Undirected copying occurs in markets where there can be too many people to try to follow and there is a huge number of similar things to choose between. This is a strategy that people use for all those thousands of small decisions we have to make everyday.  We often copy the behaviour of others without being consciously aware of it.

People also appear equally uninformed and use the behaviour of others as a guide to what options to choose. This is a pure form of the bandwagon effect as there may be little, if any, rational thought or judgement behind the decision. 

Undirected copying can lead to sudden spikes in popularity such as with fads and short-term trends. Pop music and shares are examples of markets that can be heavily influenced by undirected copying. People follow the crowd in an almost automatic and unconscious way as System 1 drives our behaviour.  This form of the bandwagon effect is extremely powerful but difficult to predict or influence. Influencer marketing is therefore unlikely to be effective in these situations because people are not consciously copying specific individuals and the characteristics of the people who we copy don’t matter, it’s the behaviour that is important.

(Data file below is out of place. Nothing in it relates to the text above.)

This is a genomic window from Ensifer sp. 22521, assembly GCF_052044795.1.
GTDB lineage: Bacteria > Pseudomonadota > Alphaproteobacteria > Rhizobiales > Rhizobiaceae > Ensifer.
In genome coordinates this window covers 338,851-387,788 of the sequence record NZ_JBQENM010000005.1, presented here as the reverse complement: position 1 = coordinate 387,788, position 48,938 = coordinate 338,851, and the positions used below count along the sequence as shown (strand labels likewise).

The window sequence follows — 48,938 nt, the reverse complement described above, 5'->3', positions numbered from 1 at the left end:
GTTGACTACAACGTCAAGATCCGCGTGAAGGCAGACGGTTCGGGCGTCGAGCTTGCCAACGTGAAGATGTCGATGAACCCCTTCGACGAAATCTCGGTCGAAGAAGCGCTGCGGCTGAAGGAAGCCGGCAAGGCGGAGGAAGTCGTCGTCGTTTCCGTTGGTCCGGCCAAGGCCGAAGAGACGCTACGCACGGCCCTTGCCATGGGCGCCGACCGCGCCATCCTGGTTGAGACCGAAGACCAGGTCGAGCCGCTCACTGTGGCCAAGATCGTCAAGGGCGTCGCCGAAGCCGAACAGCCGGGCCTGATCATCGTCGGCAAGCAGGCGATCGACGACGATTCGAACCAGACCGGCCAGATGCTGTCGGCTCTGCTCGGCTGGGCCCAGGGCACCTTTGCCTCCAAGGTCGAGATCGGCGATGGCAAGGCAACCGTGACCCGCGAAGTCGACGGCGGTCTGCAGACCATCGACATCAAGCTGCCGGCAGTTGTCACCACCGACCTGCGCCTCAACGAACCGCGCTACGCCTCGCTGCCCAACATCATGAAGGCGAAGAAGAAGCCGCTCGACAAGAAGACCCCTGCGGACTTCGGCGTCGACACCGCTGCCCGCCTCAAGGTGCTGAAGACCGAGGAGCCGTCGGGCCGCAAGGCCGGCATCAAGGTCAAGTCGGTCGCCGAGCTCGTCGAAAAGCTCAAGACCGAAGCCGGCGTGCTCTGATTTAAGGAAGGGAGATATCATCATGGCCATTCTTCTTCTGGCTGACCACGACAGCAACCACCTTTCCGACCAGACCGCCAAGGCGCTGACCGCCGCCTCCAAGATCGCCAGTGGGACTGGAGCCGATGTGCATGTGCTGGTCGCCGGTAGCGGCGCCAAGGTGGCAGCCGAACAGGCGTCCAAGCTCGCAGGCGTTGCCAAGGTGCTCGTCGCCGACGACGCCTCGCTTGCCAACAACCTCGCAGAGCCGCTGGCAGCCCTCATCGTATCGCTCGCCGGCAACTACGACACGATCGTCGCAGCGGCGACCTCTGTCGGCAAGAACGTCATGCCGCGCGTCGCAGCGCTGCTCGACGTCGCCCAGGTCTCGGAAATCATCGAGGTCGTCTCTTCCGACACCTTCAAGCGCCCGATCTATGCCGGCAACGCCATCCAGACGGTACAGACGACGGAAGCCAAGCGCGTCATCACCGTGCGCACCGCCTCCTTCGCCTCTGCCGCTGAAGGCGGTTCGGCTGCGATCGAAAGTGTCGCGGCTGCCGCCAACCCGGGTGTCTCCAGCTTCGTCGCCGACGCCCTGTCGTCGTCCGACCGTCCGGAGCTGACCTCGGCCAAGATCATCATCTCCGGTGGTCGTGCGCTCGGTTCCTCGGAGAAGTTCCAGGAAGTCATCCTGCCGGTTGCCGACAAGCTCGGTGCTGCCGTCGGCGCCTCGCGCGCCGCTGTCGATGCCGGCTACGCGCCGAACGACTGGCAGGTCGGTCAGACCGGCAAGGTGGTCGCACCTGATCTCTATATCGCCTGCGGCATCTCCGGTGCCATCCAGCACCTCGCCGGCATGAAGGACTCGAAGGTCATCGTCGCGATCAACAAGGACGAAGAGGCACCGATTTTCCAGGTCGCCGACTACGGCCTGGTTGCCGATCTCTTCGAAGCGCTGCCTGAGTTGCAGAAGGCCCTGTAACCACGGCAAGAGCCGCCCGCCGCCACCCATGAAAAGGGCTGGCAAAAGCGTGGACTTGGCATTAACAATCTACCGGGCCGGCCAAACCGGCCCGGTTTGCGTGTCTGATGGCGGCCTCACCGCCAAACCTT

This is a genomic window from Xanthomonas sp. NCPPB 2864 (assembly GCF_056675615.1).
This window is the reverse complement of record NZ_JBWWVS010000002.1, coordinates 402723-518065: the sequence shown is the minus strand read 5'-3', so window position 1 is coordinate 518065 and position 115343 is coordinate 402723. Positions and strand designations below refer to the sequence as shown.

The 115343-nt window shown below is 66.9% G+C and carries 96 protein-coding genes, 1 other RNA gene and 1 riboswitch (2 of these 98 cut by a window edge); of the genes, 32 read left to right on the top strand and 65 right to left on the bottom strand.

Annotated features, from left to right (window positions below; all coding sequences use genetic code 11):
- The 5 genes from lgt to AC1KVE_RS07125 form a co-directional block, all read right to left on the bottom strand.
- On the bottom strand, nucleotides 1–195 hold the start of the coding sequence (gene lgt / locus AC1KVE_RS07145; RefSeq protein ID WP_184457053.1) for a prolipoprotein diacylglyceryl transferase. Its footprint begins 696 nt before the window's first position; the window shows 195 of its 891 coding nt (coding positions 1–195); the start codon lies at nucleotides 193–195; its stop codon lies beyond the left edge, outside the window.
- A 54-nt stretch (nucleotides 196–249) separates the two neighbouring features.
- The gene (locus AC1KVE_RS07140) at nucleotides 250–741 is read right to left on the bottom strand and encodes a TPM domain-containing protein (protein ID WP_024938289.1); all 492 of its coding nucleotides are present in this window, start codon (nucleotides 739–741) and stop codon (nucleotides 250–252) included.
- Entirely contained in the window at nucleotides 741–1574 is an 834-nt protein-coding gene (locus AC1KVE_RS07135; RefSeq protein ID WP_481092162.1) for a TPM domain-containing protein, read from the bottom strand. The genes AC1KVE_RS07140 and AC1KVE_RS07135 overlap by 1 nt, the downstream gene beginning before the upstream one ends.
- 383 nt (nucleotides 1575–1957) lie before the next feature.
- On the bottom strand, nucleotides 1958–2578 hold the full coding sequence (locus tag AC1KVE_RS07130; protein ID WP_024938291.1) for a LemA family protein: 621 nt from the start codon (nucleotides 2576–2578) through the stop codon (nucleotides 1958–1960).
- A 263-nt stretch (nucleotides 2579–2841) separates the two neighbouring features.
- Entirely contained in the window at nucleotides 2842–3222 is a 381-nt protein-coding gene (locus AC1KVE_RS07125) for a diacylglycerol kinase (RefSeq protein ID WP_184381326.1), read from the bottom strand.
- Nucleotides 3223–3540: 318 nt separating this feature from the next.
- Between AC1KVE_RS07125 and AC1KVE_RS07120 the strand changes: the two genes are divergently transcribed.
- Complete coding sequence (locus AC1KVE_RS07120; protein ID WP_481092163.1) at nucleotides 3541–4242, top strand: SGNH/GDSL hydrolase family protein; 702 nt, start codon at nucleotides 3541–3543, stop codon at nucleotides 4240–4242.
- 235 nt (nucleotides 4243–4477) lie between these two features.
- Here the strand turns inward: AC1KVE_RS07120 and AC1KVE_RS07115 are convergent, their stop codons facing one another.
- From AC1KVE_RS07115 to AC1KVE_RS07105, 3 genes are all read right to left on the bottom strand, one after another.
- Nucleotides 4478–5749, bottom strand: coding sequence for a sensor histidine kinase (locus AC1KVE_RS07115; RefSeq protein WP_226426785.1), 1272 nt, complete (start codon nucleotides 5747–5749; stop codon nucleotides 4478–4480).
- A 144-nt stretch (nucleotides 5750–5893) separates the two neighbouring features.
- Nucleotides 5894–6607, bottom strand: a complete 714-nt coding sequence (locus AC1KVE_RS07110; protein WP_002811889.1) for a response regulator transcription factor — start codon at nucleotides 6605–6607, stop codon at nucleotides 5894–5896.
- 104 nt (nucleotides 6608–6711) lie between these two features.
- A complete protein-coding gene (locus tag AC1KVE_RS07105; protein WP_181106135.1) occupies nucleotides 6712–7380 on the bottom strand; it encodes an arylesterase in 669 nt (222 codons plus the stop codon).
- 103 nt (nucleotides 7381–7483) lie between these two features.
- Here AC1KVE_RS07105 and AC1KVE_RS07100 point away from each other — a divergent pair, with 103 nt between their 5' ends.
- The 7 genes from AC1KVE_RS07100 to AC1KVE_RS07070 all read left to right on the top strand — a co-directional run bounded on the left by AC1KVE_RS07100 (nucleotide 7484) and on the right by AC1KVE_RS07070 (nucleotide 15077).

Asset bubbles:

Undirected copying also leads to the bandwagon effect during stock market and asset bubbles where people stop using their own judgement and rely on the wisdom of the crowd. People wrongly assume that other investors must have knowledge they don’t and also they seek to avoid regret (which they might feel if they don’t follow the crowd).

There is also some evidence in politics of the bandwagon effect with undecided voters choosing to support the party with most popular candidate because they wish to be associated with the biggest party.

Evolutionary Advantage?

Some psychologists believe that the bandwagon effect may be an evolutionary strategy for reducing the risk of making a poor decision. Being part of a large crowd can certainly provide protection in dangerous environments. Merchants also risk losing reputational capital if they sell sub-standard goods or services to a member of a large group. People understand this and so assume that they are less likely to be ripped-off if they buy from a well-known supplier who is known to other members of their social network.